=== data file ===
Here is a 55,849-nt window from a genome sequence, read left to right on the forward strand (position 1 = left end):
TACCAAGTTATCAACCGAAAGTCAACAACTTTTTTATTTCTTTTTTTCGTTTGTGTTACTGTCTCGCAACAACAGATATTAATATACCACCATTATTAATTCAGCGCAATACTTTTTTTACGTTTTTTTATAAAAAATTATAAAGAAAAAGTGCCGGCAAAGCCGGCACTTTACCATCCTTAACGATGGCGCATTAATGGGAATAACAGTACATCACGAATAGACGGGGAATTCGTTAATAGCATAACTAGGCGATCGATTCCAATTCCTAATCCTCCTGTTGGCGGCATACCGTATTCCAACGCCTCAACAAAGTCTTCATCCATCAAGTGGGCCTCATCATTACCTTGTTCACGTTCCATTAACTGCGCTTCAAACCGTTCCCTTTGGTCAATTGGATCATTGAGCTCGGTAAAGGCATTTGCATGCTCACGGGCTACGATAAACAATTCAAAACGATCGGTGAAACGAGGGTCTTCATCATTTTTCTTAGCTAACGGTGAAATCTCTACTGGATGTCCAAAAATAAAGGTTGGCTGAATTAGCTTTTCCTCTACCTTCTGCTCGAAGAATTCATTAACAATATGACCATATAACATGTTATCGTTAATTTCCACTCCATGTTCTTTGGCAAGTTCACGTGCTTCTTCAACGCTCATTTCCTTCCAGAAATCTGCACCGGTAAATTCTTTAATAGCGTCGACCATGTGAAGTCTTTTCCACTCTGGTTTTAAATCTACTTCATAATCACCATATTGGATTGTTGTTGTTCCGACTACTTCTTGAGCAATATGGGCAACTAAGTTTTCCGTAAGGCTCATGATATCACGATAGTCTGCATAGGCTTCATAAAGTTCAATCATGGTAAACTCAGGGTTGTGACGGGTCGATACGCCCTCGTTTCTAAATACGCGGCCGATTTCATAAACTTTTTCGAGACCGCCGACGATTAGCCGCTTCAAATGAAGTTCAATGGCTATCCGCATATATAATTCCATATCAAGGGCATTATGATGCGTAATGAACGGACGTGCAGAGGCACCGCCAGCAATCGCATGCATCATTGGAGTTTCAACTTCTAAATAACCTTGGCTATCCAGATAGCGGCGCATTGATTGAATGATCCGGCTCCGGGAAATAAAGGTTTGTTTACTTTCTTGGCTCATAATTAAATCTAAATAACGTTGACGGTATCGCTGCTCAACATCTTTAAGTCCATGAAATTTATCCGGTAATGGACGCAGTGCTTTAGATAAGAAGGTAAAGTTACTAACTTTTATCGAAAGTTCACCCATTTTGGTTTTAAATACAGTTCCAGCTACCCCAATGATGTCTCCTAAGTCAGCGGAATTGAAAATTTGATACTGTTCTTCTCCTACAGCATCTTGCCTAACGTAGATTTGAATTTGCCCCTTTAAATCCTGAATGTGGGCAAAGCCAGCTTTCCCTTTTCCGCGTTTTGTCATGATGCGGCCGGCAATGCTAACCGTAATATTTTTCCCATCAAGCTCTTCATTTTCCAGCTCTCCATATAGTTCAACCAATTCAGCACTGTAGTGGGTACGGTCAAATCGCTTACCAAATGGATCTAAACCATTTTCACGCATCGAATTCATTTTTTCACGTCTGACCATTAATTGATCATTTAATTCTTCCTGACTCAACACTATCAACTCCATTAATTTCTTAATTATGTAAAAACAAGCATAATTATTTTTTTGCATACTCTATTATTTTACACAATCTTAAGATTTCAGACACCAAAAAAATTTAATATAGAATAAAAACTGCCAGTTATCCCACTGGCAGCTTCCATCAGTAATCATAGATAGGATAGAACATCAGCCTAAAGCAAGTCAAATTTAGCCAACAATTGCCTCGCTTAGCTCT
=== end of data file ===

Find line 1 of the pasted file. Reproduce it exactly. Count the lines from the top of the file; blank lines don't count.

Here is a 55,849-nt window from a genome sequence, read left to right on the forward strand (position 1 = left end):